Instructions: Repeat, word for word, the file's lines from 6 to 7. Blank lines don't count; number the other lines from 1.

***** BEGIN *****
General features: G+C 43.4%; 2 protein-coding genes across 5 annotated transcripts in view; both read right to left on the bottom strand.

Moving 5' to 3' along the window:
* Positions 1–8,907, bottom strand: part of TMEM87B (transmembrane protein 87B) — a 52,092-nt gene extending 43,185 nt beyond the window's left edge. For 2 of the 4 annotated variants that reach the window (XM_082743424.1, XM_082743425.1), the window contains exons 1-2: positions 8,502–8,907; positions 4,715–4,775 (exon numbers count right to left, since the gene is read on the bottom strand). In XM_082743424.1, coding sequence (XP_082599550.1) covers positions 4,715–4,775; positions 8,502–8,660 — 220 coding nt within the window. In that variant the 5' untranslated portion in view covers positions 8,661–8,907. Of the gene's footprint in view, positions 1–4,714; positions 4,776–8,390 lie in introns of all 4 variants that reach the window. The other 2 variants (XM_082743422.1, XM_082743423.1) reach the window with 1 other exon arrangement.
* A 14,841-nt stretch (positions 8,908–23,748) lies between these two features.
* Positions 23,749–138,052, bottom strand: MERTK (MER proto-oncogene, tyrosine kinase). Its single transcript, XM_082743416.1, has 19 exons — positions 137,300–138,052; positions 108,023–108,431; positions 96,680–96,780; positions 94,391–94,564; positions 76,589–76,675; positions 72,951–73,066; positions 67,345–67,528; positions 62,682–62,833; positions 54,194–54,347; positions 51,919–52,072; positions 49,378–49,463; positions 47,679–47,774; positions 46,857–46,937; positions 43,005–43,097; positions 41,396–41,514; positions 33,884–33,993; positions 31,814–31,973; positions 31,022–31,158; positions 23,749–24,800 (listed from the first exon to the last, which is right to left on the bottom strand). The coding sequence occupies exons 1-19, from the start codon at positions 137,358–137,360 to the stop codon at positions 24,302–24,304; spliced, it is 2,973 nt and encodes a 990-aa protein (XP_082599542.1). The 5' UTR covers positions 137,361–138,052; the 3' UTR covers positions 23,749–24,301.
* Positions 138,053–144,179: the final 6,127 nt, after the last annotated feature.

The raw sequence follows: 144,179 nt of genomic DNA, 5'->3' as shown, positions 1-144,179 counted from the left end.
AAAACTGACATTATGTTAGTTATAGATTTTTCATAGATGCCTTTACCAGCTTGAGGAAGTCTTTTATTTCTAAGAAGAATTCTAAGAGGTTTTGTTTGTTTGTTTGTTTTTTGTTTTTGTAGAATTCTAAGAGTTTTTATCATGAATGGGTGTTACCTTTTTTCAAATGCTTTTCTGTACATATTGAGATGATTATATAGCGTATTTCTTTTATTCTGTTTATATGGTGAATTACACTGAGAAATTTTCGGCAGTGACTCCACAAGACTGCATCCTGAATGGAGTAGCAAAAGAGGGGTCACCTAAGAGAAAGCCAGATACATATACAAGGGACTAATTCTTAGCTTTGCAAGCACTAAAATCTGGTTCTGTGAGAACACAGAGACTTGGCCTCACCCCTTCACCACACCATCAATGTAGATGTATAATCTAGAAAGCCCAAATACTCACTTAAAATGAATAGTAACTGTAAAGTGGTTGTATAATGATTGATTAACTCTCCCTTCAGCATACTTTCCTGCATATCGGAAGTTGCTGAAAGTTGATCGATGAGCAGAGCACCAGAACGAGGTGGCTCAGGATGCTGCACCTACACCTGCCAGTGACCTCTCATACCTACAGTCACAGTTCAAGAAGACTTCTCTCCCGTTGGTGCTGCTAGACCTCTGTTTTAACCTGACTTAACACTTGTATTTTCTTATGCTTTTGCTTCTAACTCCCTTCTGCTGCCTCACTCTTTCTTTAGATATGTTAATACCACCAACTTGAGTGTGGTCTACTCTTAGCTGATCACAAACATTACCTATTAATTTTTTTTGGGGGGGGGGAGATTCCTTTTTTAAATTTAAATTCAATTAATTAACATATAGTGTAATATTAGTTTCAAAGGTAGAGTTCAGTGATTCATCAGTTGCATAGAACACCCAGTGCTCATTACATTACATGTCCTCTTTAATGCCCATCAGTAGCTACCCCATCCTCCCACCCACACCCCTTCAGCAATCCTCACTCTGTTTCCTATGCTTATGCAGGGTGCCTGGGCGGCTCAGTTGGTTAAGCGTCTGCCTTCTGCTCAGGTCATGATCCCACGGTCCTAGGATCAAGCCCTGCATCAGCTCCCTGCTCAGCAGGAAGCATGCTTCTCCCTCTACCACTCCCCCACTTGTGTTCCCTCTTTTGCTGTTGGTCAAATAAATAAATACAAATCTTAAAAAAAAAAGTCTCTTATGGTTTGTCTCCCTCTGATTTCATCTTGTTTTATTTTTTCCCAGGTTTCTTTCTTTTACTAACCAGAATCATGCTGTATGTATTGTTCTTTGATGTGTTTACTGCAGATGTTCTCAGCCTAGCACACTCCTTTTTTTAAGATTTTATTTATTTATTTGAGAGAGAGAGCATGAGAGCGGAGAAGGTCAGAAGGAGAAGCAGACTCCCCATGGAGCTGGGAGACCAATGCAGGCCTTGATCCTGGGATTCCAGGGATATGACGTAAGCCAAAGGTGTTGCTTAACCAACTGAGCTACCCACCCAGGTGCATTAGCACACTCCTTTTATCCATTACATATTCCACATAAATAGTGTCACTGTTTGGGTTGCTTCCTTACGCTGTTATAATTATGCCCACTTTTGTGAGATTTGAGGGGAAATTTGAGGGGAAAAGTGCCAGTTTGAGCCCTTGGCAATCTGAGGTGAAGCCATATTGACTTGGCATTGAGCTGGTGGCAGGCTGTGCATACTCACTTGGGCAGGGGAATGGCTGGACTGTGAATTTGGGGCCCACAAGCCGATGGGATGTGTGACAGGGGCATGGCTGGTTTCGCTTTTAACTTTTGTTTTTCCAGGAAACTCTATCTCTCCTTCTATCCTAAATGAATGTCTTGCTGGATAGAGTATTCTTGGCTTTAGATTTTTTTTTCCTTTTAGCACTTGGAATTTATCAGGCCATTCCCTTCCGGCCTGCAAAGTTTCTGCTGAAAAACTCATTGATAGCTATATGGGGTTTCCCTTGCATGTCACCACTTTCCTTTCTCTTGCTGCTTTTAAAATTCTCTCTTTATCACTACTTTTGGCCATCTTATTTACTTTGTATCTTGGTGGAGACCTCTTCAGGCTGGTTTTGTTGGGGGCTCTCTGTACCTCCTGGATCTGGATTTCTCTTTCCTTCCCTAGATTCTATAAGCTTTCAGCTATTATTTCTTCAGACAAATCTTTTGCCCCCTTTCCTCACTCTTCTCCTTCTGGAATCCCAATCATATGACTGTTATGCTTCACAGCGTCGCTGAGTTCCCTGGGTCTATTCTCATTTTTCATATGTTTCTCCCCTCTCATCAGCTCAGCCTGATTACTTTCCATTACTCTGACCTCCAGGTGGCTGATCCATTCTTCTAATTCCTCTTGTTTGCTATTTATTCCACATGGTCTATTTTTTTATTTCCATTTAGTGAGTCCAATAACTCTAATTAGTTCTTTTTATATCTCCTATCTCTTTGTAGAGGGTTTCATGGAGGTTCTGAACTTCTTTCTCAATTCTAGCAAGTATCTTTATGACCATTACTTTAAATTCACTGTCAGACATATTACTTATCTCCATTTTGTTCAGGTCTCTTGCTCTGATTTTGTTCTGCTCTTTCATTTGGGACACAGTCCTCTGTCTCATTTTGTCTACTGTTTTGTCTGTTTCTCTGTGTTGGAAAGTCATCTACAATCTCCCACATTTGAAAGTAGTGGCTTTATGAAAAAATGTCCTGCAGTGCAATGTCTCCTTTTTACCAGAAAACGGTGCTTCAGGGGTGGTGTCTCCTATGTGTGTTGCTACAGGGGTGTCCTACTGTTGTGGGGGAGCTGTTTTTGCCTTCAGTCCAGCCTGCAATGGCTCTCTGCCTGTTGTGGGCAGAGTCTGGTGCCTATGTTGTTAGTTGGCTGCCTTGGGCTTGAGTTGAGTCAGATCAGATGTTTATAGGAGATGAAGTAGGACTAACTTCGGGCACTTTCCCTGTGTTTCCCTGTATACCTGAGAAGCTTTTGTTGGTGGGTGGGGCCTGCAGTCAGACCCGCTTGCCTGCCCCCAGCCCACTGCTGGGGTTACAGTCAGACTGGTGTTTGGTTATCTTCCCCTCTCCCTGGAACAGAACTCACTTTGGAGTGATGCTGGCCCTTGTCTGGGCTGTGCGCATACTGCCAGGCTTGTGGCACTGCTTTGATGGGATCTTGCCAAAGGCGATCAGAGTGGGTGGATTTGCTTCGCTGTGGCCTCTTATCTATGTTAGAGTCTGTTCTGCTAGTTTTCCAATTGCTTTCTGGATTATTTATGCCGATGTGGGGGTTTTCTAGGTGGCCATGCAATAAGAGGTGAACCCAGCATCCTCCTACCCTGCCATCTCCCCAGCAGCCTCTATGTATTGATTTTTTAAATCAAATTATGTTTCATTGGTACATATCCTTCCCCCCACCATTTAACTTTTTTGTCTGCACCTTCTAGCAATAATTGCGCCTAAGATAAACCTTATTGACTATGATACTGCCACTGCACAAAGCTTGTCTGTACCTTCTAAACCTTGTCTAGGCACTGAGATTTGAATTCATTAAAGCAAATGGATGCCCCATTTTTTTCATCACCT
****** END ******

* Positions 138,053–144,179: the final 6,127 nt, after the last annotated feature.

The raw sequence follows: 144,179 nt of genomic DNA, 5'->3' as shown, positions 1-144,179 counted from the left end.